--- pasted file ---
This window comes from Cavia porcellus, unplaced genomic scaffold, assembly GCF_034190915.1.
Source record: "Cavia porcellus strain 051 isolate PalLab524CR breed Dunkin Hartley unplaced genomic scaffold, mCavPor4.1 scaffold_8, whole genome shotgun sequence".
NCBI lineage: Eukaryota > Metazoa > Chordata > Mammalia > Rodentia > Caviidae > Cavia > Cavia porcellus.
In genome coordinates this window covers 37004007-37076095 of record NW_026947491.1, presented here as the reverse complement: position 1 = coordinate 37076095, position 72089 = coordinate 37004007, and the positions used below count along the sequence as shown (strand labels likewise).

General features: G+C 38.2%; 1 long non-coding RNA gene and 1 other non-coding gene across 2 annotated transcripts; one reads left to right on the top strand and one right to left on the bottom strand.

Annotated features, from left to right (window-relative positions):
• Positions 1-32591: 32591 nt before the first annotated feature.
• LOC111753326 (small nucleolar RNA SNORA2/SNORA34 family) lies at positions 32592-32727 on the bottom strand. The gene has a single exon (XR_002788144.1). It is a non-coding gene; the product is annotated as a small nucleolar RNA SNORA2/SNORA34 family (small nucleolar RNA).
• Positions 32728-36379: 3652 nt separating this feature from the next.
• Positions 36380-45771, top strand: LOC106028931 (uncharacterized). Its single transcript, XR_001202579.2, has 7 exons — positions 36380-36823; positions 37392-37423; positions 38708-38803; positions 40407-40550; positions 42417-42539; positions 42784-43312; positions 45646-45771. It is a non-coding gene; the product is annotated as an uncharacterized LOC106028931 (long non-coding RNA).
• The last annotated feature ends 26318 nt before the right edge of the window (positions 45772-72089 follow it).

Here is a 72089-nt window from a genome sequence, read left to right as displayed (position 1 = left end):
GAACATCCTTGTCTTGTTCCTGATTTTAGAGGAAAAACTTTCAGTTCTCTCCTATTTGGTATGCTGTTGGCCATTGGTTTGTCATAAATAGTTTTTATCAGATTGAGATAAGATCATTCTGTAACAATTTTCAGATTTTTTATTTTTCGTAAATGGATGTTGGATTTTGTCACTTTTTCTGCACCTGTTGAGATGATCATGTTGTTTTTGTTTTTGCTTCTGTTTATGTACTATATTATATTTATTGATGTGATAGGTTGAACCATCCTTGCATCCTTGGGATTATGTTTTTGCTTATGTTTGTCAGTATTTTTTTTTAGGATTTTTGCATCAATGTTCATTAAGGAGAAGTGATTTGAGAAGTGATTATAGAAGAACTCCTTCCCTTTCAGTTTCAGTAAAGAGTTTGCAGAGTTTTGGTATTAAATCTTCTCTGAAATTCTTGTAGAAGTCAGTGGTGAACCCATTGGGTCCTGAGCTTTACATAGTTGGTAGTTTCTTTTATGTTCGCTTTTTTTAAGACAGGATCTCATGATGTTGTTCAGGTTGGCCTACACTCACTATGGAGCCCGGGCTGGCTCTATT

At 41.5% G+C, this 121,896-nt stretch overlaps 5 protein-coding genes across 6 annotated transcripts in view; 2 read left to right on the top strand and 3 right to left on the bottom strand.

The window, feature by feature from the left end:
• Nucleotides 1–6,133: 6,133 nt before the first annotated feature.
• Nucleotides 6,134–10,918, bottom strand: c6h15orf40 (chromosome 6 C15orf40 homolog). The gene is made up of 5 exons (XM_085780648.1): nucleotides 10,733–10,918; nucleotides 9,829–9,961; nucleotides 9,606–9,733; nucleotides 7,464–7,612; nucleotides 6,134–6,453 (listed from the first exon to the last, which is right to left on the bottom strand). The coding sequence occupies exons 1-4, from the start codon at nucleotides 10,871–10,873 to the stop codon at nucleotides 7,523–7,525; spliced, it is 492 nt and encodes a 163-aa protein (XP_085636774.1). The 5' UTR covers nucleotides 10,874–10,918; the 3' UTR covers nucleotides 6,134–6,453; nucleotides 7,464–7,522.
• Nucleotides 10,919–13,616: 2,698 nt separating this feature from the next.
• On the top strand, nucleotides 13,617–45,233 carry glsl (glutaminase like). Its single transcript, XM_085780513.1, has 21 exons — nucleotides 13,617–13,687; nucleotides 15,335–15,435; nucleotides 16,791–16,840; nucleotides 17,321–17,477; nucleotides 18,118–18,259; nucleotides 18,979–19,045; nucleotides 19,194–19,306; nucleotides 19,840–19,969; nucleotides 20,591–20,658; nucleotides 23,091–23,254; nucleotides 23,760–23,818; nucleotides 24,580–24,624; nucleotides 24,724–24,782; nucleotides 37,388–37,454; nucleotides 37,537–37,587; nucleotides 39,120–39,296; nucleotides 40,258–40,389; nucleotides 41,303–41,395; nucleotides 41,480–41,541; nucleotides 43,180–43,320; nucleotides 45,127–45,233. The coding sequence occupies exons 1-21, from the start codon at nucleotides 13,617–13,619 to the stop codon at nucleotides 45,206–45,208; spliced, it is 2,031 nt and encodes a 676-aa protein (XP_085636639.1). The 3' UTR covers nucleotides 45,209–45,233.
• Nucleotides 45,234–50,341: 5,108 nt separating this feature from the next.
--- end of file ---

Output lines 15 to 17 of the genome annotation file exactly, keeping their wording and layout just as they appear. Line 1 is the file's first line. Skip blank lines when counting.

The window, feature by feature from the left end:
• Nucleotides 1–6,133: 6,133 nt before the first annotated feature.
• Nucleotides 6,134–10,918, bottom strand: c6h15orf40 (chromosome 6 C15orf40 homolog). The gene is made up of 5 exons (XM_085780648.1): nucleotides 10,733–10,918; nucleotides 9,829–9,961; nucleotides 9,606–9,733; nucleotides 7,464–7,612; nucleotides 6,134–6,453 (listed from the first exon to the last, which is right to left on the bottom strand). The coding sequence occupies exons 1-4, from the start codon at nucleotides 10,871–10,873 to the stop codon at nucleotides 7,523–7,525; spliced, it is 492 nt and encodes a 163-aa protein (XP_085636774.1). The 5' UTR covers nucleotides 10,874–10,918; the 3' UTR covers nucleotides 6,134–6,453; nucleotides 7,464–7,522.